Despite the non-combat role of our personnel, their presence in volatile parts of the world is not without risk. This fact was brought home to us grimly when, almost exactly a year ago today, the Embassy's Katsuhiko Oku and a colleague, stationed in Iraq to identify reconstruction projects in which Japan was to play a role, sacrificed their lives in the course of duty.

Weapons exports have also been regulated in line with Japan's unique post-war policy. As a principle of national policy, Japan abstains from exporting to any country either weapons themselves or military technology.

As for weapons of mass destruction, Japanese people, whose country is the only one in the world to have suffered devastation caused by nuclear weapons, have special feelings on this issue. Japan pursues the ultimate aim of the abolition of nuclear weapons, which will eventually result in a more peaceful and stable world. At the same time, however, Japan advocates a realistic and pragmatic approach, recognising the need to move in that direction step by step, without putting security at risk.

Japan's own nuclear policy is predicated on the three-pronged principle of not possessing, not producing and not permitting the introduction into Japan of nuclear weapons. Nuclear power is used in Japan for peaceful purposes only. Our nuclear activities are subject to IAEA inspections, and Japan has an exemplary record spanning several decades. Japan has played an energetic role in international efforts to combat nuclear proliferation and has been working closely with the UK, the US and other major partners with regard to the particular cases of Iran and North Korea.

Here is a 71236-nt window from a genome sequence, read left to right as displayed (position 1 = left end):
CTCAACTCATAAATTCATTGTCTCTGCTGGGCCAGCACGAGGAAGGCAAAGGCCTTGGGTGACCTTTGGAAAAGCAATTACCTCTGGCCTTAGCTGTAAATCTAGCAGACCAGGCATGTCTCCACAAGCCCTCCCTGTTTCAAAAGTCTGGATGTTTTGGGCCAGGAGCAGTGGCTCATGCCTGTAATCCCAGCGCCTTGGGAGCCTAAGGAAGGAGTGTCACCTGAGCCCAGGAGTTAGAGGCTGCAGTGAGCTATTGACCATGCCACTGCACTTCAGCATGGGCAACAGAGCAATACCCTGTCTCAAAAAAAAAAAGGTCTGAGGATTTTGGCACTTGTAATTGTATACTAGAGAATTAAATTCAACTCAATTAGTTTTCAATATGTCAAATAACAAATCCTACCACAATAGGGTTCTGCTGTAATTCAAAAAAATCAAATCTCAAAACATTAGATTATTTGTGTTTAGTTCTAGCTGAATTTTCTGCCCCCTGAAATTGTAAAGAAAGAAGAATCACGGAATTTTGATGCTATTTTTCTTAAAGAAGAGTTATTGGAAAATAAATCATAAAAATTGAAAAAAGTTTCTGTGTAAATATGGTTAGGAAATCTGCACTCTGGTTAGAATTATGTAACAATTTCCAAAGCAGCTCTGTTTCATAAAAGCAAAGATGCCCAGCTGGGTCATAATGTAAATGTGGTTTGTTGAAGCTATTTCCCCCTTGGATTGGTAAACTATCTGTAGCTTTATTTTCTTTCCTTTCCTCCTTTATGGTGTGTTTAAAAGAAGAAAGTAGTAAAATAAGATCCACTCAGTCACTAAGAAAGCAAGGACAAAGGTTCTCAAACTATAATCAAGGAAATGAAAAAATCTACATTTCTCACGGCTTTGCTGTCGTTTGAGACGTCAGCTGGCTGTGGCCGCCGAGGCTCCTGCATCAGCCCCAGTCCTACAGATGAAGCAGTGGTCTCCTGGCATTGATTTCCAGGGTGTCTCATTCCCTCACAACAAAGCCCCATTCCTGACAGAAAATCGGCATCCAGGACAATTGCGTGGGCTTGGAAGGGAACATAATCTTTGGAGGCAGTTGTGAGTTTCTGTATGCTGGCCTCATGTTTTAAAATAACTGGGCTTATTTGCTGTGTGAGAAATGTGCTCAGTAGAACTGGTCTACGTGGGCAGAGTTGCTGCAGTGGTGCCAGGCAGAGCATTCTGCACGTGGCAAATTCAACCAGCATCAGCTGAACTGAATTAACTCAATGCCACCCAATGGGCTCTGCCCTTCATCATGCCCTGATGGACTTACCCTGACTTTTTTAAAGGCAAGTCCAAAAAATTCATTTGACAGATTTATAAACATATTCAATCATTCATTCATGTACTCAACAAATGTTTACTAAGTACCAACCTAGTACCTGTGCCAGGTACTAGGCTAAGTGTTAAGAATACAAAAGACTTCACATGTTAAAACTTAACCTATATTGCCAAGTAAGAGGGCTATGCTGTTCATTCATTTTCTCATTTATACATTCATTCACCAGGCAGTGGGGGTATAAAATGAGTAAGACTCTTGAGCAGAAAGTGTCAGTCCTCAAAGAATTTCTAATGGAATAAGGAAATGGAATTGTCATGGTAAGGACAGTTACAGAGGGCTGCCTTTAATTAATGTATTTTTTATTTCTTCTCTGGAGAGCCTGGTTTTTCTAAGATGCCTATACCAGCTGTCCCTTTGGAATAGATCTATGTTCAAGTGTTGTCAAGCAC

In the United Nations, every year Japan submits to the General Assembly a draft resolution on nuclear disarmament, which has acquired broad support in the international community. Moreover, Japan is encouraging all states to work towards the early entry into force of the Comprehensive Nuclear Test-Ban Treaty (CTBT).

I have talked so far about Japan's commitment to peace as shaped by its historical experience. Let me also refer to other ways in which Japan shows its determination to rise above the dreadful legacy of war.

It cannot be denied that many people who took part in that conflict have continued to relive its horrors over the ensuing years. This applies to former British prisoners of war and civilian detainees. Japan, spurred by a passionate devotion to peace and reconciliation, has done its best to heal lingering wounds. For instance, in 1995 it launched the "Peace, Friendship and Exchange Initiative", one result of which was the Pacific Venture scheme, now officially in its final year. This programme was set up to enable the grandchildren of former PoWs to visit Japan, stay with Japanese families and form ties of friendship that will replace negative preconceptions and be passed down through the generations. About 360 people have visited Japan for two weeks under this programme, while 20 students have stayed there for five months. The Pacific Venture has played a significant role in bringing the Japanese and British peoples together, facilitating their deeper mutual understanding.

Meanwhile, every summer the Embassy holds a "Summer Reunion for Peace and Friendship" reception. This year there were over 200 guests, including many former prison camp inmates and their families. Through such initiatives, the seeds of reconciliation have been sown and have taken root gradually but steadily. This trend cannot but strengthen the genuine and ever-growing global partnership between our two countries, which were once enemies but are now working together, coordinating policies and collaborating closely for world peace and stability, from the Korean peninsula to the African continent.

Thus, inspired by the noble efforts of others to foster peace and harmony, let us all resolve, with the planting of this tree, to redouble our efforts to this end.

Thank you.